Company management, and human resource departments, in particular, are often guilty of treating talent management solutions as five or more separate processes used to build a strong employee base. However, it is the integration and flow between all these applications, which when correctly used allows exceptional organizations to leave their competition in the dust. Consider how compensation planning and management factors into every facet of an individual business.
Let’s consider performance management. How does one properly incentivize top talent to achieve targeted business goals? According to Towers Watson, “61% of workers don’t see a clear link between pay and performance.” That’s because performance management processes are rooted in forty-year-old methodologies. Consider these three points in re-engineering your pay for performance model.
Unleashing Top Performers
If you follow college basketball, you will likely know that Michael Jordan’s college coach was Dean Smith. It was often said that Smith was the only person in basketball who could hold Jordan to less than 20 points per game because he forced him to play in a system.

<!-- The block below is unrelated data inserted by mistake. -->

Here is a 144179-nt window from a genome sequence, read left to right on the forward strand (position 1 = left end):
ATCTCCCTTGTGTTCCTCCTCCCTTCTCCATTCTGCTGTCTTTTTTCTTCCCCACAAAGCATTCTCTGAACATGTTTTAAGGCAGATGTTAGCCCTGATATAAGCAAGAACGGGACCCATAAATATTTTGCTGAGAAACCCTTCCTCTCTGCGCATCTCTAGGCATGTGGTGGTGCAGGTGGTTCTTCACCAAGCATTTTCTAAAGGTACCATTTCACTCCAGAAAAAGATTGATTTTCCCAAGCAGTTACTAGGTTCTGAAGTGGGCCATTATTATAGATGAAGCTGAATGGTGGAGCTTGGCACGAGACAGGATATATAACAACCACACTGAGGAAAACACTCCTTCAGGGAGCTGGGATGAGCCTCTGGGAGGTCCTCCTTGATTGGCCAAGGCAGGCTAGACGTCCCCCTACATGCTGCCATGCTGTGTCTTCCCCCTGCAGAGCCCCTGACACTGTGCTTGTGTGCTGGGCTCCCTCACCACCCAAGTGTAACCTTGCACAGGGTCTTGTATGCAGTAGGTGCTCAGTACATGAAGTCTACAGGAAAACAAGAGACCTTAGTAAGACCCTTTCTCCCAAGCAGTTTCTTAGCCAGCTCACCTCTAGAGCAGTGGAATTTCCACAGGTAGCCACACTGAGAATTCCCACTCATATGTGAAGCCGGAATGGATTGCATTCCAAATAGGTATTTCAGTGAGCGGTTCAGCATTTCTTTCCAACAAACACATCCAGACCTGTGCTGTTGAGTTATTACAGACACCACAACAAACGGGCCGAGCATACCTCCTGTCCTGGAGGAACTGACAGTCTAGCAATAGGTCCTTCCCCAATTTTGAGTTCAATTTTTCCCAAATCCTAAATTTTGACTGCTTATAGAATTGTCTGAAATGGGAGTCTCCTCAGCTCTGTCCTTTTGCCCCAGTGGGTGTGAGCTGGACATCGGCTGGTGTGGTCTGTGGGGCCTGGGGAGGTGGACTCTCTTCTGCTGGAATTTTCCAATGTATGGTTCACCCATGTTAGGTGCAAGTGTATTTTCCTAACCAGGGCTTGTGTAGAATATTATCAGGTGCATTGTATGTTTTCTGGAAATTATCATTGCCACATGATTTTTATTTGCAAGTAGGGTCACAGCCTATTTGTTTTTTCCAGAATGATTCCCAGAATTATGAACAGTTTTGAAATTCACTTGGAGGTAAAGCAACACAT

It’s often the case with high performers that you don’t need to control them, and you need to unleash them. Give them ultimate target goals, with great compensation rewards, rather than micromanage them to do things the company way. Aligning a top performer’s self-interest with your business’s goals is a win/win formula.
Focus on Future Potential
Intelligent people tend to get bored easily. So when reconsidering your performance management process, it must encompass future opportunities and developing potential. Not all high performers are necessarily high potentials, but being able to show your top talent that there are advancement opportunities with compensatory pay increases, is another key to keeping them onboard and productive.
Multiple Source Evaluation
How many other people in the company do your employees interact with in the doing and successful execution of their job. According to McKinsey and Company, social technologies will increase the productivity of interaction by workers by as much as 25 percent. Thus with more people knowing the value of your employees, it’s important to get their perspective on how much you should compensate them to stay around.
Don’t get trapped in yesteryear’s approach to measuring and rewarding talent. It will cost you those you have on board, and when the word gets out, limit those you are trying to bring onboard. There is still a place for smart, and consistent performance. If you use modern processes and technology with today’s talent, the rewards you provide in both compensation and potential will keep your company growing.